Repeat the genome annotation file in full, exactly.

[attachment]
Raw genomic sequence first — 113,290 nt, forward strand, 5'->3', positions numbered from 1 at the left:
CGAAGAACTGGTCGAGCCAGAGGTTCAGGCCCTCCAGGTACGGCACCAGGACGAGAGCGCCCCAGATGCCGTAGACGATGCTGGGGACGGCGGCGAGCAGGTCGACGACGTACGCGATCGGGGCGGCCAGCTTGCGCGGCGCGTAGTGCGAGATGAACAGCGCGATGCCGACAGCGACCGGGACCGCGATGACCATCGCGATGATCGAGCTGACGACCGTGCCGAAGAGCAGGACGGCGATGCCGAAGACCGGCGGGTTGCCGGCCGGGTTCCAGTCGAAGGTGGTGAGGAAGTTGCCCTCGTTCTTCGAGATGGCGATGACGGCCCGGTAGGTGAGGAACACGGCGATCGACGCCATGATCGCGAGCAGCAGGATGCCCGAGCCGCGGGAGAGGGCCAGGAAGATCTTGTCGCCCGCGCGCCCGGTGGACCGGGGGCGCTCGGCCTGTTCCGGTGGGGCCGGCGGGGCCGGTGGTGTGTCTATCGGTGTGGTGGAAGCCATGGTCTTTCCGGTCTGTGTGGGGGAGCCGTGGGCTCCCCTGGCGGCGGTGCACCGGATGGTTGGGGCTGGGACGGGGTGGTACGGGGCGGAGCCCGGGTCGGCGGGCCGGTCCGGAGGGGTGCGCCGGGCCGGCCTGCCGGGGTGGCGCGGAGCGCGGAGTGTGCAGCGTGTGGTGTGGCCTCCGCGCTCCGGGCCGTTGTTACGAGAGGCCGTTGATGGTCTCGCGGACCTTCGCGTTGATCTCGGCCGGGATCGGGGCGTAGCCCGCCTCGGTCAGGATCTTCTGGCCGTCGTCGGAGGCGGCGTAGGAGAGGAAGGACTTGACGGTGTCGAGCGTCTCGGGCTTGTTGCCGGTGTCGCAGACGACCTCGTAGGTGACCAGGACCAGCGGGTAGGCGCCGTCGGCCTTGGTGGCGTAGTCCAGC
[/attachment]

Raw genomic sequence first — 113,290 nt, forward strand, 5'->3', positions numbered from 1 at the left:
CGAAGAACTGGTCGAGCCAGAGGTTCAGGCCCTCCAGGTACGGCACCAGGACGAGAGCGCCCCAGATGCCGTAGACGATGCTGGGGACGGCGGCGAGCAGGTCGACGACGTACGCGATCGGGGCGGCCAGCTTGCGCGGCGCGTAGTGCGAGATGAACAGCGCGATGCCGACAGCGACCGGGACCGCGATGACCATCGCGATGATCGAGCTGACGACCGTGCCGAAGAGCAGGACGGCGATGCCGAAGACCGGCGGGTTGCCGGCCGGGTTCCAGTCGAAGGTGGTGAGGAAGTTGCCCTCGTTCTTCGAGATGGCGATGACGGCCCGGTAGGTGAGGAACACGGCGATCGACGCCATGATCGCGAGCAGCAGGATGCCCGAGCCGCGGGAGAGGGCCAGGAAGATCTTGTCGCCCGCGCGCCCGGTGGACCGGGGGCGCTCGGCCTGTTCCGGTGGGGCCGGCGGGGCCGGTGGTGTGTCTATCGGTGTGGTGGAAGCCATGGTCTTTCCGGTCTGTGTGGGGGAGCCGTGGGCTCCCCTGGCGGCGGTGCACCGGATGGTTGGGGCTGGGACGGGGTGGTACGGGGCGGAGCCCGGGTCGGCGGGCCGGTCCGGAGGGGTGCGCCGGGCCGGCCTGCCGGGGTGGCGCGGAGCGCGGAGTGTGCAGCGTGTGGTGTGGCCTCCGCGCTCCGGGCCGTTGTTACGAGAGGCCGTTGATGGTCTCGCGGACCTTCGCGTTGATCTCGGCCGGGATCGGGGCGTAGCCCGCCTCGGTCAGGATCTTCTGGCCGTCGTCGGAGGCGGCGTAGGAGAGGAAGGACTTGACGGTGTCGAGCGTCTCGGGCTTGTTGCCGGTGTCGCAGACGACCTCGTAGGTGACCAGGACCAGCGGGTAGGCGCCGTCGGCCTTGGTGGCGTAGTCCAGC